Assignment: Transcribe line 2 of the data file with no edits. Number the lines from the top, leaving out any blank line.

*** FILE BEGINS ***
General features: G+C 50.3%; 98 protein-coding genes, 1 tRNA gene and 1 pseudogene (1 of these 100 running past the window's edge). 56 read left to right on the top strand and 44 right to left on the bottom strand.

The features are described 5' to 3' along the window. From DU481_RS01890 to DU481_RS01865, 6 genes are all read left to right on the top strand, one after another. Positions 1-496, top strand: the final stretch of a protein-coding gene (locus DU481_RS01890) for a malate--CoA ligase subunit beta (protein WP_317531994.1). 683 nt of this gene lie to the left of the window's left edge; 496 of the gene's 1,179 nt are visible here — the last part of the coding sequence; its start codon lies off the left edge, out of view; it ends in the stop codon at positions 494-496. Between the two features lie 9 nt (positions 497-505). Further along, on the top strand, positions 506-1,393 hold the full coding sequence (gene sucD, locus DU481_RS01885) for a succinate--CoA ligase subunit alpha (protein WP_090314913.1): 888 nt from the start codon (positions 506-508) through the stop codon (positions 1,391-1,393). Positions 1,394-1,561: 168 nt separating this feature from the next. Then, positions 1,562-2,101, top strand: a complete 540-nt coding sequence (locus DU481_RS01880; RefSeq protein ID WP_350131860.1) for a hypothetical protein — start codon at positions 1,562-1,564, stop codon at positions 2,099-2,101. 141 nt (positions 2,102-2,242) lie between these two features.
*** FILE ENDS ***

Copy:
The features are described 5' to 3' along the window. From DU481_RS01890 to DU481_RS01865, 6 genes are all read left to right on the top strand, one after another. Positions 1-496, top strand: the final stretch of a protein-coding gene (locus DU481_RS01890) for a malate--CoA ligase subunit beta (protein WP_317531994.1). 683 nt of this gene lie to the left of the window's left edge; 496 of the gene's 1,179 nt are visible here — the last part of the coding sequence; its start codon lies off the left edge, out of view; it ends in the stop codon at positions 494-496. Between the two features lie 9 nt (positions 497-505). Further along, on the top strand, positions 506-1,393 hold the full coding sequence (gene sucD, locus DU481_RS01885) for a succinate--CoA ligase subunit alpha (protein WP_090314913.1): 888 nt from the start codon (positions 506-508) through the stop codon (positions 1,391-1,393). Positions 1,394-1,561: 168 nt separating this feature from the next. Then, positions 1,562-2,101, top strand: a complete 540-nt coding sequence (locus DU481_RS01880; RefSeq protein ID WP_350131860.1) for a hypothetical protein — start codon at positions 1,562-1,564, stop codon at positions 2,099-2,101. 141 nt (positions 2,102-2,242) lie between these two features.